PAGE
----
Read it if: The Examined Life…

Evenin’ all.  Today’s “Read-it-if” falls into one of my favourite sub-genres: psychiatric tales.  I’ve thoroughly enjoyed the sort of books produced by such lauded psychotherapists as Irvin D. Yalom and Susie Orbach, which involve therapists spilling their guts (and the guts of their patients) with identities changed to protect the innocent.  Based on this enjoyment, I figured The Examined Life: How We Lose and Find Ourselves by psychotherapist Stephen Grosz would be just the ticket.

The book is divided into short collections of patient-therapist interaction based around a particular theme such as grief and loss or romantic relationships.  I found the interactions in the first half of the book to be missing the all-important therapist’s perspective, and without this, the anecdotes had the feel of random, slightly amusing (or disturbing) stories chucked in for…..well, I’m not sure what for. Thankfully, this was rectified in the second half of the book and I felt at the conclusion of this tome that it had been a satisfying reading experience.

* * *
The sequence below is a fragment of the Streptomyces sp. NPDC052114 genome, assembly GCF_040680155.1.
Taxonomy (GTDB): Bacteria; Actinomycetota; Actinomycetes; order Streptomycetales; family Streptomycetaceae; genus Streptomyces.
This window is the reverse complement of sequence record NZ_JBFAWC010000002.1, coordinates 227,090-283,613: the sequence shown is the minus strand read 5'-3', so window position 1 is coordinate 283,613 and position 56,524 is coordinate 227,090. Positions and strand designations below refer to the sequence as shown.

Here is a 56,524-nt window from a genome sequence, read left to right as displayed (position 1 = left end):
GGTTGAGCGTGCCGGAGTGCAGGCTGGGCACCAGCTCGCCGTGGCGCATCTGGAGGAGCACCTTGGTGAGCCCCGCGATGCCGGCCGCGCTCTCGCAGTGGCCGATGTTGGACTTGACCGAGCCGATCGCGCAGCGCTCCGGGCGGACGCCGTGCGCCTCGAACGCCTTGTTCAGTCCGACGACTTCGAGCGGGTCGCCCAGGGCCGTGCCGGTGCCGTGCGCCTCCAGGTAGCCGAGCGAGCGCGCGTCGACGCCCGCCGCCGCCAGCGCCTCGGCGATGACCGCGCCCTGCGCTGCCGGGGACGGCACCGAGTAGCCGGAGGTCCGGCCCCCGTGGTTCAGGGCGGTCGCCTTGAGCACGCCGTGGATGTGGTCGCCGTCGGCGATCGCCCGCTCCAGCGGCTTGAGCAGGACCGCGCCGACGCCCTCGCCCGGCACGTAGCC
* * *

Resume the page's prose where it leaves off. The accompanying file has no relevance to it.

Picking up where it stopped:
examined life

Read it if:

* you just can’t resist a good old eavesdrop when the opportunity arises

* you are of the belief that shoes should be removed before availing oneself of the therapist’s couch

* you’ve always wondered what that therapist was really thinking when you related the emotional turmoil you experienced that time you accidentally got yourself caught in your zipper

* you suspect that your therapist may actually be snoozing/texting/fantasizing about their next yacht purchase on the quiet while you blab away on the couch

This is a fascinating and light read for anyone who has any kind of voyeuristic tendency.  If you’re looking for something that delves more deeply into the psychotherapist’s methods and approach, I would probably lean more towards Yalom’s work (specifically Love’s Executioner) or Susie Orbach’s creatively named The Impossibility of Sex (pictured below).  However Grosz’s little tome is a nice introduction to the topic and an engaging and relatively quick read.

loves executionerimpossibility of sex

 

 

 

 

 

Until next time,

Bruce

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